Let's put a human face on this destructive shutdown. To fully appreciate the havoc being wreaked by the GOP's right-wing radicals, we need only look at how they're screwing with the emotions and pursestrings of grieving military families.

The big problem with ideologues is that they typically dwell in a bubble of their own contrivance, sealed off from the real world. But sooner rather than later, real people wind up getting hurt. And nothing is arguably more hurtful than this:

Five U.S. soldiers - four from the Army, one from the Marines - were killed in Afghanistan over the weekend. In the normal course of events, the Pentagon would've moved to minimize the financial pain suffered by the soldiers' home-front families. A death gratuity of $100,000 would've been wired to each household within 36 hours, to cover funeral costs and the travel costs of meeting the flag-draped coffin. The Army officially says the money is intended to "help the survivors in their readjustment and to aid them in meeting immediate expenses incurred." The money buttresses the families in the short run until their survivor benefits get sorted out.

But because the government is shuttered, these grieving families  are getting zip. And the families of 12 other soldiers who have died since the Oct.1 closure - are getting zip.

Yes, this is the kind of thing that happens when zealots are allowed to run rampant. 

And just imagine how Republican heads would detonate if the situation were reversed. If Democrats had ever ginned up a shutdown, and had treated grieving military families as collateral damage, the GOP talking point would be resonating through the conservative media echo chamber: "Unpatriotic liberals are against the troops."

Of course, some Republicans say they are shocked, shocked, that the death gratuities have been withheld. Senator Lindsey Graham, whose South Carolina is heavily populated by military families, said yesterday, "Your government has let you down in a time of need. There's no excuse for this." John McCain said yesterday on the Senate floor, "Shouldn't we be embarrassed? Ashamed? What do the American people think when they see that the death benefit for those who served and sacrificed (isn't being paid)? I'm ashamed. I'm embarrassed. All of us should be."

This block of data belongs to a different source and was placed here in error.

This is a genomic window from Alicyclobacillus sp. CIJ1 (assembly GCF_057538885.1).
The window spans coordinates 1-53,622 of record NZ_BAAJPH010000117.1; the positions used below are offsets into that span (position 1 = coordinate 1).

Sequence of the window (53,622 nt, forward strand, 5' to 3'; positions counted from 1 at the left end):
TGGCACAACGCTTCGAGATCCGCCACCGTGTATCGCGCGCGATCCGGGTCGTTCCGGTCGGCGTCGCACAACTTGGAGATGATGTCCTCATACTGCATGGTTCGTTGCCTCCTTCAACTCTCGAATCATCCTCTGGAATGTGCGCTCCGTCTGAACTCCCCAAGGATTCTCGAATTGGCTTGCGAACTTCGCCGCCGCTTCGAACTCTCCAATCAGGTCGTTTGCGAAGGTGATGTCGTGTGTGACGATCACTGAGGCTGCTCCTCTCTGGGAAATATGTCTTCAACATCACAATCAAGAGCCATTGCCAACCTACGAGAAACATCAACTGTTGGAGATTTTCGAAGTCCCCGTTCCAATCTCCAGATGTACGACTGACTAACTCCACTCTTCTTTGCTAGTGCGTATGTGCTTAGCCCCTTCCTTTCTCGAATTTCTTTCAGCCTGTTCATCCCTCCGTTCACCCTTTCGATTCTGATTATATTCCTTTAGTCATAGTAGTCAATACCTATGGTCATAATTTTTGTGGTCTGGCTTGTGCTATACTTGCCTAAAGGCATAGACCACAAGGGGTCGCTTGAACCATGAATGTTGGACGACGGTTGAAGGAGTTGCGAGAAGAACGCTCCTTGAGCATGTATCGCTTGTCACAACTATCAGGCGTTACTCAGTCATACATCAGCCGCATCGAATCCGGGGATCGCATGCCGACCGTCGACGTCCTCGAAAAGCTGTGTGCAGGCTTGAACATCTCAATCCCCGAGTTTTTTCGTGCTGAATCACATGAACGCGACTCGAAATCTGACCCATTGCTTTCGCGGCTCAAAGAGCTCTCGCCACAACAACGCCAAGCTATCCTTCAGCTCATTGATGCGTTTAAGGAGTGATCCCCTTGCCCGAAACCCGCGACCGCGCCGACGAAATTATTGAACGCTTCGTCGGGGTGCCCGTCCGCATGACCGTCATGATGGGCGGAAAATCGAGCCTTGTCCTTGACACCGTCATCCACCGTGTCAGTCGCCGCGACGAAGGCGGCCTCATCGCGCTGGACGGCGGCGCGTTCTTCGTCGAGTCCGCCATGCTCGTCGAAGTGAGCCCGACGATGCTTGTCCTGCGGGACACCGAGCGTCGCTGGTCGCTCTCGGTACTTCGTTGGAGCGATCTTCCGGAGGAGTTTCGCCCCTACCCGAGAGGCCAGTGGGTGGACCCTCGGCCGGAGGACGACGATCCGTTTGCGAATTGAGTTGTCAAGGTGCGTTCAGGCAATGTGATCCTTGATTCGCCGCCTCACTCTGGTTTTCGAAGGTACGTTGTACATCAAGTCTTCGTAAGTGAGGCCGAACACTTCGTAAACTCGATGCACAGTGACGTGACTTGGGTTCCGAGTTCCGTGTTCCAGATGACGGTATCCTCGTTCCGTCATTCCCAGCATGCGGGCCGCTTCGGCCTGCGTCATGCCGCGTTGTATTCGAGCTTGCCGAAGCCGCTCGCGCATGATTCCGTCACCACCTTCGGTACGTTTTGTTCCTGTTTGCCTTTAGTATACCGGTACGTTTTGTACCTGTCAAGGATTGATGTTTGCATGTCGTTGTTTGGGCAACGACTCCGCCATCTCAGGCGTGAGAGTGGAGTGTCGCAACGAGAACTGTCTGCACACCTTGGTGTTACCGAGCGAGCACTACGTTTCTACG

Oh please. What did the Republicans think would happen if they crashed the government? That the shutdown would just be rhetorical fodder for right-wing fundraisers?

How ironic that the support-the-troops party would embarrass itself this way. In the words of Loren Thompson, who writes about national security for Forbes magazine, what we're witnessing "is ideological fervor fed at the expense of America's warfighters."

Hoisting a fig leaf to cover their shame, congressional Republicans now claim that they protected the families last week when they passed an emergency measure - the Pay Our Military Act - exempting our warfighters from the shutdown. Republicans have somehow convinced themselves that their law ensured the uninterrupted payment of death gratuities - even though the law does no such thing. It only appropriates "such sums as are necessary to provide pay and allowances to members of the Armed Forces,” as well as sums to civilians and contractors who are vital to the soldiers' missions.

There isn't a word in that law about the families, or about the death gratuities. Which is why the Pentagon is saying that it lacks "the legal authority to make death gratuity payments at this time."

Which brings us to GOP fig leaf #2. Some Republicans insist that their "intent" was to cover the death payments, and they insist that the Pentagon is reading the law wrong. In a letter to Defense secretary Chuck Hagel, one GOP congressman said, "The intent of Congress was to permit...all payment and allowances to service members." But here's my favorite line: "The department's decision to not make these payments is a matter of choice."

In other words - according to the zealot mentality - it's all Chuck Hagel's fault because Hagel (who was twice wounded as a soldier) has deliberately chosen to hurt the grieving families. Yeah whatever. But no matter how hard Republicans try to shift the blame, they know they've screwed up - as evidenced by the fact that they're currently working on new language (bipartisan language!) to pay the gratuities. As South Carolina congressman Mark Sanford said yesterday, "It's going to be fixed."

And not a moment too soon. Especially on this issue, the destructionist GOP has shamed itself enough.

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